Jefferson’s Bible and the Old Testament
Thomas Jefferson edited an abridged version of the Gospels. Using razor and paste, he eliminated all those passages in the Gospels that referred to the miracles of Jesus. He removed the resurrection, as well as those portions of the Gospels that imply that Jesus was divine. Or at least this is how Jefferson’s Bible, formally known as The Life and Morals of Jesus of Nazareth (1820), is often described: as a Bible in which Jesus becomes a human teacher and exemplar of the highest morality. But that interpretation is wrong.
if you read Jefferson’s Bible (a PDF is available online) there are countless references to God the father, and Jesus as the son of God. Heaven and Hell remain, and Jesus refers twice to the second coming (Matthew 24:36-41; Mark 13:32-33). Angels remain (Matthew 16:27), sinners burn in hell, and one small miracle finds its way in (John 18:6).
Jefferson restricts his Bible to the story of Jesus, but because Jesus is always talking about his filial relationship with the father, there is no way to remove these references without removing Jesus. It matters not whether you were born to a virgin; if you are a son of God, then you are no mere mortal. If your authority stems from your status as son of God, then yours is supernatural authority. See, for example, Luke 12:40, Matthew 13:37; Luke 9:58; Luke 17:26-27; Matthew 9:13.*
While Jesus refers to himself as the Son of God (Luke 22:68-70; Matthew 16:16-17), he more frequently refers to himself as the Son of Man. Does the term mean more than human? It depends on the context, but in most cases, including the examples quoted here, it means divine. The Son of Man is the Son of God.
Jefferson compiled his Bible in Greek, Latin, French, and English versions. He had one copy printed and bound, but it was never published, for he knew it would arouse widespread wrath. Like several of America’s founding fathers, Jefferson was a deist. Deists’ believe that God created the heavens and the earth, and then stepped away. God does not intervene in everyday life. He does not answer prayers. Heaven is unlikely.**
So where did all these myths come from?
If one is going to regard events such as the virgin birth, or the resurrection, as myths, it is still important to know where they came from, and why they reemerge in the New Testament. They came from the Old Testament. The New Testament was written to show that Jesus is the messiah predicted by the Old Testament. If the New Testament has a hidden agenda, that is it.
Consider the account of Jesus’ birth, which Jefferson redacts. Five times Matthew says that Jesus’ birth was according to scripture—that is, according to the Old Testament.
- Why was Jesus born of a virgin? Because the prophet Isaiah had predicted it (Matthew 1:22-23; compare Isaiah7:14; 8:8-10).
- Why was Jesus born in Bethlehem? For thus spoke the prophet Micah (Matthew 2:5-6; compare Micah 5:2).
- Why did Joseph, Mary, and Jesus flee Bethlehem for Egypt? Because the prophet declared “I have called my son out of Egypt.” (Matthew 2:15-16; compare Hosea 11:1)
- Why did Herod kill all the children under two years of age in Bethlehem? To fulfill the scriptures that Rachel (Jewish mothers in general) cried for her children (Matthew 2:17-18; compare Jeremiah 31:15).
- Why did Jesus end up in Nazareth? “So what the prophets had said came true: `He will be called a Nazarene.’” (Matthew 2:23).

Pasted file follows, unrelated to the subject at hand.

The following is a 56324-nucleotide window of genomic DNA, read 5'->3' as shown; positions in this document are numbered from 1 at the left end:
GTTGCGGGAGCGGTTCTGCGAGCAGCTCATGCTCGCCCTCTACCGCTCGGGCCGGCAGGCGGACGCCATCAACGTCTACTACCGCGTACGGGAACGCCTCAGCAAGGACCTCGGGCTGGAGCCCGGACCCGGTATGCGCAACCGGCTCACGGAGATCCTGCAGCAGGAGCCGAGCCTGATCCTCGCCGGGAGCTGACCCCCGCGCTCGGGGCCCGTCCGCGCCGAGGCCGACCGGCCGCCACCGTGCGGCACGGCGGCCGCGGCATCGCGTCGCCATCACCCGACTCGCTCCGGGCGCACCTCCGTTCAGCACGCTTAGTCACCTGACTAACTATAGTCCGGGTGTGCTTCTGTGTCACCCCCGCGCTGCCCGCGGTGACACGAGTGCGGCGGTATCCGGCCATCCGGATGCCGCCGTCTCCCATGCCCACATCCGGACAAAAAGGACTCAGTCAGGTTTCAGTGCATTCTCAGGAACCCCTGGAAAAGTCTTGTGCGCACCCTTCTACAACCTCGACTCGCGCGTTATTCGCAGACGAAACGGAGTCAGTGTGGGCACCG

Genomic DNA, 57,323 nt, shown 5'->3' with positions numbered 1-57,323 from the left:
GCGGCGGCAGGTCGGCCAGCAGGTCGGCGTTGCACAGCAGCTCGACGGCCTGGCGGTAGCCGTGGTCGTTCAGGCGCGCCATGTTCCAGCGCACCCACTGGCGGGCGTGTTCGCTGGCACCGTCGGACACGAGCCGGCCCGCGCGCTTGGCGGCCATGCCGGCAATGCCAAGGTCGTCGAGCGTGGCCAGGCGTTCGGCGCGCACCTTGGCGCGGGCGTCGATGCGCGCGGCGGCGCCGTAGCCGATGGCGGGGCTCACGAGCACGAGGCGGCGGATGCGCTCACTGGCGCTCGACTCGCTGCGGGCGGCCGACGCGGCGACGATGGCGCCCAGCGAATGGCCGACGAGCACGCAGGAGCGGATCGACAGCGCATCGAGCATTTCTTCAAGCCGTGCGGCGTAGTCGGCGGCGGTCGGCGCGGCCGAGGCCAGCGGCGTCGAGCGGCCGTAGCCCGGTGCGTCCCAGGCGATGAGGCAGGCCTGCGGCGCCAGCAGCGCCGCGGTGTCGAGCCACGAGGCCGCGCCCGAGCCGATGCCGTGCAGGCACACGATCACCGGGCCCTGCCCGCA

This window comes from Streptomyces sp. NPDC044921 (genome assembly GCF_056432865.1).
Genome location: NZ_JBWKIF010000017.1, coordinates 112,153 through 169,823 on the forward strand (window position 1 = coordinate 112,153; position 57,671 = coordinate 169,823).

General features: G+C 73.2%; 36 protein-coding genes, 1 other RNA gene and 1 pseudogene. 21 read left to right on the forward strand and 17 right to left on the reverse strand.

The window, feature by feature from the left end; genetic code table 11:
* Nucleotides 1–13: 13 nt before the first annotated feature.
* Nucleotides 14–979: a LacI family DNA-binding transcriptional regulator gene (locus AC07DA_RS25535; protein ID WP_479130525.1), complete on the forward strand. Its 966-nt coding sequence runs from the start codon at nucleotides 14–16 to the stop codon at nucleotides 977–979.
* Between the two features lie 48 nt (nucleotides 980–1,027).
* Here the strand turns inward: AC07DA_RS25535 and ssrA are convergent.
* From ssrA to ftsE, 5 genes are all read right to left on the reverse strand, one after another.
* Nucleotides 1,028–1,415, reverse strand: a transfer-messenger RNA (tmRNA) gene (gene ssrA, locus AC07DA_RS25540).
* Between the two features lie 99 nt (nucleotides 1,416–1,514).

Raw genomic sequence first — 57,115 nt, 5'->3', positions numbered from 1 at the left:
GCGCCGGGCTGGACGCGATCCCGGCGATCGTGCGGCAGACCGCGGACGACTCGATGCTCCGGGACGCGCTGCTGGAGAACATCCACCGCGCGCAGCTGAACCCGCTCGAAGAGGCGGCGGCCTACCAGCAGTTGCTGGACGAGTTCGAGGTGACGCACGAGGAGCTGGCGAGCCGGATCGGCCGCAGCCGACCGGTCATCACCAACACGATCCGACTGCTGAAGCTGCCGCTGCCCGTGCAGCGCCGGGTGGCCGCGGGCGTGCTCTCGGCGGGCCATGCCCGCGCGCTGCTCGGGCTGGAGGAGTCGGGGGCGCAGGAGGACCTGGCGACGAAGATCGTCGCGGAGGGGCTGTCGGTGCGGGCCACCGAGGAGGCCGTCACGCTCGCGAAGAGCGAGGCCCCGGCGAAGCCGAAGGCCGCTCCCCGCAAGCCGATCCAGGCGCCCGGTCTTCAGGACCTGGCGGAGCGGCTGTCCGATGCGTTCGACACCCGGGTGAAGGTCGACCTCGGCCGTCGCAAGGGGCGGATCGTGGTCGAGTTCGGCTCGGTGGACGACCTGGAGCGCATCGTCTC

Matthew has Jesus and his family jumping around like a frog, all to fulfill the various prophecies of the Messiah’s birth. The New Testament wasn’t written just to make a good story. It was written to persuade Jews that Jesus was the Messiah.
But what sort of Messiah is crucified?
Jesus ends his worldly life crucified between two thieves. His ignominious death certainly disqualifies him as the Messiah. Except that the Jews writing the New Testament had a brilliant idea. Mark, Matthew, and Luke locate his crucifixion at the time of the Passover. The Last Supper is identified with the Passover meal, and Jesus becomes the new paschal (sacrificial) lamb (Spong, p 149). His death becomes his triumph, and his resurrection a triumph over death. Not just over his death, but a victory over death for all mankind. For Jesus is the “Lamb of God, who takes away the sins of the world” (John 1:30), as Isaiah (53:12) had predicted of the Messiah.
A careful carver
The New Testament account is not a myth out of nowhere, but a carefully constructed reinterpretation of the Old Testament to show that Jesus is the true Messiah. If one understands what the Jews writing what we have come to call the New Testament were up to, then separating Jesus as the wise teacher from Jesus as the fulfillment of the predictions of the Hebrew prophets is not only unnecessary. It pulls apart the fabric of a single story. Jesus is not someone new. He is as old as what Christians calls the Old Testament. The Bible is one. Or if one wants to take it apart, then one needs to be like Plato’s careful carver, cutting only where the joints are. Jefferson missed the joints.
* Jefferson did not organize his Bible by chapter and verse, but sequentially. Here I give the usual chapter and verse citations.
** While it is accurate to call Jefferson a deist, his beliefs were complicated, evolved over time, and were expressed differently depending on his audience (www.monticello.org/site/research-and-collections/jeffersons-religious-beliefs). He compiled his Bible in the last years of his life (1820), so there is reason to believe it reflected his mature beliefs. Jefferson died on July 4, 1826. He wrote the Declaration of Independence, and was our third President. Those were the days. But let’s not forget that he fathered at least six children with his slave, Sally Hemings, the first when Hemings was about sixteen.
John Shelby Spong, Jesus for the Non-Religious. HarperCollins, 2007.